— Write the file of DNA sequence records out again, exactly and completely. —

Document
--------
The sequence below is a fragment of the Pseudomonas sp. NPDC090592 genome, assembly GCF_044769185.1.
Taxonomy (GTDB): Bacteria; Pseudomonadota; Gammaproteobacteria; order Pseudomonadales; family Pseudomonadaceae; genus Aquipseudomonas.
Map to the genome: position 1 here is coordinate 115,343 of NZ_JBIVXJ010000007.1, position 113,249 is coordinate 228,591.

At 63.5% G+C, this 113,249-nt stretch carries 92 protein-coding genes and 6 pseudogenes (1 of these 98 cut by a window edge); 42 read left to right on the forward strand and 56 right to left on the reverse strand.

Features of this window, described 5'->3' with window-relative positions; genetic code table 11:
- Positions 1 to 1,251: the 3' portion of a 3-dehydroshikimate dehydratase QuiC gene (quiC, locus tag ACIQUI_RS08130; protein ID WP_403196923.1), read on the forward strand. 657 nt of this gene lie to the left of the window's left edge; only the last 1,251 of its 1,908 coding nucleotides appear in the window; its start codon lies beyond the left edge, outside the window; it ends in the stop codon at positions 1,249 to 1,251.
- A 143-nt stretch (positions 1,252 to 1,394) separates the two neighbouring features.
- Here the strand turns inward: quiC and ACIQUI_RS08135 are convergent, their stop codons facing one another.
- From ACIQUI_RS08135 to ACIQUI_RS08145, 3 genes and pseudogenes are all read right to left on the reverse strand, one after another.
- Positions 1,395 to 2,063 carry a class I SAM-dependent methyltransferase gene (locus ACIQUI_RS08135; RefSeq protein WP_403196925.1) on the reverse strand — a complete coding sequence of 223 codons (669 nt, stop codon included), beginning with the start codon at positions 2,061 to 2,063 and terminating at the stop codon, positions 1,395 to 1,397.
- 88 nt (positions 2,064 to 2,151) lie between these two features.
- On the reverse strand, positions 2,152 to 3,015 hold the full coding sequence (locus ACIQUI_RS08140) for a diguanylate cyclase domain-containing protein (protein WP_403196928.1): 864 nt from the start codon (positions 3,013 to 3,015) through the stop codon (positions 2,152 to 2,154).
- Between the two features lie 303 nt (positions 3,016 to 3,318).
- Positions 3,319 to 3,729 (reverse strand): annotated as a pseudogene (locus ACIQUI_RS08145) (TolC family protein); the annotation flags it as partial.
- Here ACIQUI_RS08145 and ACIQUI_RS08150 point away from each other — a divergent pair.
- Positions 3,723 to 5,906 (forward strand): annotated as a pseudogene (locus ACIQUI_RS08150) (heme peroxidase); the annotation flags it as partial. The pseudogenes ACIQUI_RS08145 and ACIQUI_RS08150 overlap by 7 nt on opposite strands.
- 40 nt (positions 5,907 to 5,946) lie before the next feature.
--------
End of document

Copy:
The sequence below is a fragment of the Pseudomonas sp. NPDC090592 genome, assembly GCF_044769185.1.
Taxonomy (GTDB): Bacteria; Pseudomonadota; Gammaproteobacteria; order Pseudomonadales; family Pseudomonadaceae; genus Aquipseudomonas.
Map to the genome: position 1 here is coordinate 115,343 of NZ_JBIVXJ010000007.1, position 113,249 is coordinate 228,591.

At 63.5% G+C, this 113,249-nt stretch carries 92 protein-coding genes and 6 pseudogenes (1 of these 98 cut by a window edge); 42 read left to right on the forward strand and 56 right to left on the reverse strand.

Features of this window, described 5'->3' with window-relative positions; genetic code table 11:
- Positions 1 to 1,251: the 3' portion of a 3-dehydroshikimate dehydratase QuiC gene (quiC, locus tag ACIQUI_RS08130; protein ID WP_403196923.1), read on the forward strand. 657 nt of this gene lie to the left of the window's left edge; only the last 1,251 of its 1,908 coding nucleotides appear in the window; its start codon lies beyond the left edge, outside the window; it ends in the stop codon at positions 1,249 to 1,251.
- A 143-nt stretch (positions 1,252 to 1,394) separates the two neighbouring features.
- Here the strand turns inward: quiC and ACIQUI_RS08135 are convergent, their stop codons facing one another.
- From ACIQUI_RS08135 to ACIQUI_RS08145, 3 genes and pseudogenes are all read right to left on the reverse strand, one after another.
- Positions 1,395 to 2,063 carry a class I SAM-dependent methyltransferase gene (locus ACIQUI_RS08135; RefSeq protein WP_403196925.1) on the reverse strand — a complete coding sequence of 223 codons (669 nt, stop codon included), beginning with the start codon at positions 2,061 to 2,063 and terminating at the stop codon, positions 1,395 to 1,397.
- 88 nt (positions 2,064 to 2,151) lie between these two features.
- On the reverse strand, positions 2,152 to 3,015 hold the full coding sequence (locus ACIQUI_RS08140) for a diguanylate cyclase domain-containing protein (protein WP_403196928.1): 864 nt from the start codon (positions 3,013 to 3,015) through the stop codon (positions 2,152 to 2,154).
- Between the two features lie 303 nt (positions 3,016 to 3,318).
- Positions 3,319 to 3,729 (reverse strand): annotated as a pseudogene (locus ACIQUI_RS08145) (TolC family protein); the annotation flags it as partial.
- Here ACIQUI_RS08145 and ACIQUI_RS08150 point away from each other — a divergent pair.
- Positions 3,723 to 5,906 (forward strand): annotated as a pseudogene (locus ACIQUI_RS08150) (heme peroxidase); the annotation flags it as partial. The pseudogenes ACIQUI_RS08145 and ACIQUI_RS08150 overlap by 7 nt on opposite strands.
- 40 nt (positions 5,907 to 5,946) lie before the next feature.